A ryokan is an only Japanese type of hotel where everything is in Japanese traditional style, and of course any of you is a guest in a ryokan has to live with and respect the various rules and customs, starting from the entrance, where you have to take off your shoes and wear slippers to walk the corridors of the ryokan.
the entrance of a ryokan in Kyoto
The rooms in a ryokan
Obviously the "luxury" of a room depends on the level of the ryokan and the price.
Common elements of any room are the tatami floor, sliding entrance doors made of wood and paper, where you enter strictly without shoes or slippers, and a little low table. Futon
beds are prepared in the evening, thus sleeping "on the floor". The next day the beds are stacked in sliding closets and the whole room is free.
The TV is not always present, to ensure maximum tranquility within the structure, and the decor is essential. The most sought ryokan typically should have a window overlooking a garden, but often they haven't.
Accessories "Standard" as strongbox and small refrigerator are usually present, as well as a kettle and tea bags.
For each guest is also provided a yukata
, a kind of kimono that can be worn during the stay inside the ryokan for example to go to public baths.
a single and a double room in a cheap ryokan
a room in a luxury ryokan
Toilet and bathroom
Most of the rooms in a ryokan has its own sink and toilet inside, and special slippers in order to enter in the specific room; common to all guests and divided by sex is instead the typical Japanese bath (ofuro). Some ryokans have a small Japanese style shared bathroom that can be used privately, for those that don't like to stand naked while bathing with other people.
Some particularly cheap ryokan may have all (including toilets) out of the room shared with other guests of the structure, such as in hostels.
Other very luxurious ryokans may have rooms with private traditional Japanese bath, inside the room or even outside in a piece of garden / terrace which is also private, but now I'm talking about prices comparable to a western 5 stars hotel.
a quite large ofuro
typical wooden bathtub in a ryokan which often can also be used privately
If you are staying in a ryokan I recommend you try at least once both breakfast and dinner served, if there is this possibility.
Breakfast is in traditional Japanese style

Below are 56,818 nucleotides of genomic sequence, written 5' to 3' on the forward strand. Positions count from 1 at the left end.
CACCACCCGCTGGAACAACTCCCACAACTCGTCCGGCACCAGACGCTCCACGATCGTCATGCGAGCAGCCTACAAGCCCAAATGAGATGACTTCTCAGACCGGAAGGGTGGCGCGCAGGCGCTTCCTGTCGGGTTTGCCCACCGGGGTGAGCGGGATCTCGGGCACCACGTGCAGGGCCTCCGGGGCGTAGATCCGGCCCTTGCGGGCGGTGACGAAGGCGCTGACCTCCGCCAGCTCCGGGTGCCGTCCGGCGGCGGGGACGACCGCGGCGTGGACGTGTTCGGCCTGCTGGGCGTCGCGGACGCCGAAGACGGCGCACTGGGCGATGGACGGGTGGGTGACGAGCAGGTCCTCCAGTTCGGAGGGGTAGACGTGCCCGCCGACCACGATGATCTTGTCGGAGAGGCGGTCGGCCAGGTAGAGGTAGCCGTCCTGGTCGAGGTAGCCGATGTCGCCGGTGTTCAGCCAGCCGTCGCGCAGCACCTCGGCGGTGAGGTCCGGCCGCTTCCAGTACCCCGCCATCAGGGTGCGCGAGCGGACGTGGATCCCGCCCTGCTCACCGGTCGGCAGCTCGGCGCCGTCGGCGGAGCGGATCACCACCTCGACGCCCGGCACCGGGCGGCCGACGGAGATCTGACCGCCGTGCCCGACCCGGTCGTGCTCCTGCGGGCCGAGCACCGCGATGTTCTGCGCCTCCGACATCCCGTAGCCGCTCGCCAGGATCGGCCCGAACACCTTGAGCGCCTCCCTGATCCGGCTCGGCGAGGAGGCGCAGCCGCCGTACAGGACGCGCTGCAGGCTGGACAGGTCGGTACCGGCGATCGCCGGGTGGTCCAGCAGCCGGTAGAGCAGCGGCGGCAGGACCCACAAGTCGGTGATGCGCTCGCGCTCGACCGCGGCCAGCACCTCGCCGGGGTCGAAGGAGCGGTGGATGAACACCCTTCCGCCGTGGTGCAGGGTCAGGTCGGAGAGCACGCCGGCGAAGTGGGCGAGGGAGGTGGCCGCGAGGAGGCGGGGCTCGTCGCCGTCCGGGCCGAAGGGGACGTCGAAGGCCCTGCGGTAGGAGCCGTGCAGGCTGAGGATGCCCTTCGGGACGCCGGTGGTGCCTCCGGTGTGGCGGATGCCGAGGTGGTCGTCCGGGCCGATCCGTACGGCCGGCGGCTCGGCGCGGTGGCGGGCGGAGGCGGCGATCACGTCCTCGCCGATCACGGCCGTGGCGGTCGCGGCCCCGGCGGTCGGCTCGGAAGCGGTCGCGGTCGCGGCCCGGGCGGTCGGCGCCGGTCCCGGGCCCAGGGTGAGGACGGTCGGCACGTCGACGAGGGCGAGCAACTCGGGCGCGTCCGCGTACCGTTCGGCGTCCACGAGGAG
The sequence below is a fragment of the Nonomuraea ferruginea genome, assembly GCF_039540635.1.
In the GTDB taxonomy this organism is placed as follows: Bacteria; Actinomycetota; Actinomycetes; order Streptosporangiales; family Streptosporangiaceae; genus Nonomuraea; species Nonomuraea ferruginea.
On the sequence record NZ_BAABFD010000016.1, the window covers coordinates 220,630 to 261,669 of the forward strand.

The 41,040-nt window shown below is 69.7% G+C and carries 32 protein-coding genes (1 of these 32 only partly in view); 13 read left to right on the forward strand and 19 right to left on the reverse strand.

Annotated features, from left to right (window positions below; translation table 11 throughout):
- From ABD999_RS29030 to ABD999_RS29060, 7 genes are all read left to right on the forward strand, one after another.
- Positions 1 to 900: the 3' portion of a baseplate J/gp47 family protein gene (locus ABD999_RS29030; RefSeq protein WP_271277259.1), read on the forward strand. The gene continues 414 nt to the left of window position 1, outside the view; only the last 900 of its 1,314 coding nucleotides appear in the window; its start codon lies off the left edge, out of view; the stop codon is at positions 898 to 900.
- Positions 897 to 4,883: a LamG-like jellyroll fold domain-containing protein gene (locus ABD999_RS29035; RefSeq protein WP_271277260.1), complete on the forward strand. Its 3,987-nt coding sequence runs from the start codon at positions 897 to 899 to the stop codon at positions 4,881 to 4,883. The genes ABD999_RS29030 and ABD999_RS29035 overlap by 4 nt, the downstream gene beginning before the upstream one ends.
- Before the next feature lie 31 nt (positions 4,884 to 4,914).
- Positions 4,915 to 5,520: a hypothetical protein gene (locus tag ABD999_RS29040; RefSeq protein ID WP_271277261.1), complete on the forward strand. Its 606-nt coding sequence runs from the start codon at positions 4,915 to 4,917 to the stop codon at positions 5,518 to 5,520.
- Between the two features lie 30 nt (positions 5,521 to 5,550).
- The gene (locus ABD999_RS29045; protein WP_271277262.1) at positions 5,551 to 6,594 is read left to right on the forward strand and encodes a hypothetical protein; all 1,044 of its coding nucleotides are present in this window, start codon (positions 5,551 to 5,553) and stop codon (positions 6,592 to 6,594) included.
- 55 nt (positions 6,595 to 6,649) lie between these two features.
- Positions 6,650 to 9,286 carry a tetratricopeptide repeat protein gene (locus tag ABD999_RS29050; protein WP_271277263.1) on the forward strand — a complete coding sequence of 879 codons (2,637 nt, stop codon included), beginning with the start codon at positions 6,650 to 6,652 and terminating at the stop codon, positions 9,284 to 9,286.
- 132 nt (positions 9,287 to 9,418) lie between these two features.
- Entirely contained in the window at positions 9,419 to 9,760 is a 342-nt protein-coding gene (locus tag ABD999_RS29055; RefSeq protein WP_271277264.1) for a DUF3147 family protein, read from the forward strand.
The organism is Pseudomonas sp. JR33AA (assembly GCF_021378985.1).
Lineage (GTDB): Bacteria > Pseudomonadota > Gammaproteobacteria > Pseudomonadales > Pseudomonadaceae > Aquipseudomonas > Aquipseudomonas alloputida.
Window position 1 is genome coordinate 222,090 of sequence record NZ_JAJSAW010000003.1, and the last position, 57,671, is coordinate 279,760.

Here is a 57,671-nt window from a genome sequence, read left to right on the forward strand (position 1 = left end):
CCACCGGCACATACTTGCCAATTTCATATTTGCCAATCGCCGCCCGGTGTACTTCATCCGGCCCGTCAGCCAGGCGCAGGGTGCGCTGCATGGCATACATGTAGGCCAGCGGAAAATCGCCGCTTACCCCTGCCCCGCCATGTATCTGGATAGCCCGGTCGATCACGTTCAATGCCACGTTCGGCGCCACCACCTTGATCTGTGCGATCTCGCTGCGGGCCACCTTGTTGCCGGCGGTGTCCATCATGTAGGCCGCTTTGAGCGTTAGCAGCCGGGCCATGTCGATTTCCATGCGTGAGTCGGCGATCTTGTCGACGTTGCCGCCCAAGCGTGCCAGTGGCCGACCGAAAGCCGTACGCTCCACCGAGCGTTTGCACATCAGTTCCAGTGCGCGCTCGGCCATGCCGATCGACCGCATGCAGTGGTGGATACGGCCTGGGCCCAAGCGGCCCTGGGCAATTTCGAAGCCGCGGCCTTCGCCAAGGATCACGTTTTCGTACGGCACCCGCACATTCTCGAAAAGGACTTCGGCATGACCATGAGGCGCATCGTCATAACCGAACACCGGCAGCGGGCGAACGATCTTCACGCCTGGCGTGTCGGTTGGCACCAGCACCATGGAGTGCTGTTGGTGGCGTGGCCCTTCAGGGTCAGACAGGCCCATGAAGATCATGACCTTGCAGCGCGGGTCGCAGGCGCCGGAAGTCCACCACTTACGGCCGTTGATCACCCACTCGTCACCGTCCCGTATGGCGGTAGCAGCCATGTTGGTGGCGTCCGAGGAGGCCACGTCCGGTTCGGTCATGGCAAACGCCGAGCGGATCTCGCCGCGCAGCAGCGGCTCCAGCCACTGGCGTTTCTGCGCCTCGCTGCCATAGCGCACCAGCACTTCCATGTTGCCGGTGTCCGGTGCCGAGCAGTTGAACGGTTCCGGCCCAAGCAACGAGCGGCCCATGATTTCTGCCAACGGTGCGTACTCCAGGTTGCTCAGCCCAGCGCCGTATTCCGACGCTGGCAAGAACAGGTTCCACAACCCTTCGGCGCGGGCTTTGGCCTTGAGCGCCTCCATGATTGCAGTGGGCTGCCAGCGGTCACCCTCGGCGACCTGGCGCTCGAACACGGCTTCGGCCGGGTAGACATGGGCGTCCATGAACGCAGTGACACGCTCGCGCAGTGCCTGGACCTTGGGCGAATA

, is a bit heavy in my opinion but it is a beautiful experience. It usually costs about 1000 yen.
Dinner is served in kaiseki style
, is usually very expensive but at least once it's worth, you will keep certain memories forever.
Both breakfast and dinner are usually served directly in your room by a very kind lady in a kimono, who will be the waitress.
In addition to water and green tea, typically there are no drinks in the course and must be ordered separately. With a kaiseki meal is traditional to order sake of which the best ryokans have a wide selection to offer.
kaiseki dinner in a ryokan in Kyoto
The best ryokan
In a ryokan, the quality of it is very important. Staying in a high level ryokan means to have more services that are the most memorable experiences as an onsen or a kaiseki-style dinner.
Generally in big cities like Tokyo and Osaka, there are no high-level ryokan, with few exceptions. Most of hotels, certainly in Tokyo (in other big modern cities I really don't know) are very small structures, family-run, don't offer many services, often quite "old" but above all cheaper. But I must say that I stayed in a ryokan like these and it was a very interesting experience anyway (I stayed at Homeikan Morikawa annex
The best ryokans are surely located in Kyoto
and in general in all Japanese towns famous for their spas and onsen or their history.
The Japan Ryokan Association
brings together many ryokan throughout Japan with a guarantee of quality. You can visit their website here
You can find a list of many ryokan in Tokyo (and hotel), the majority not of high-level (as I described above), at this link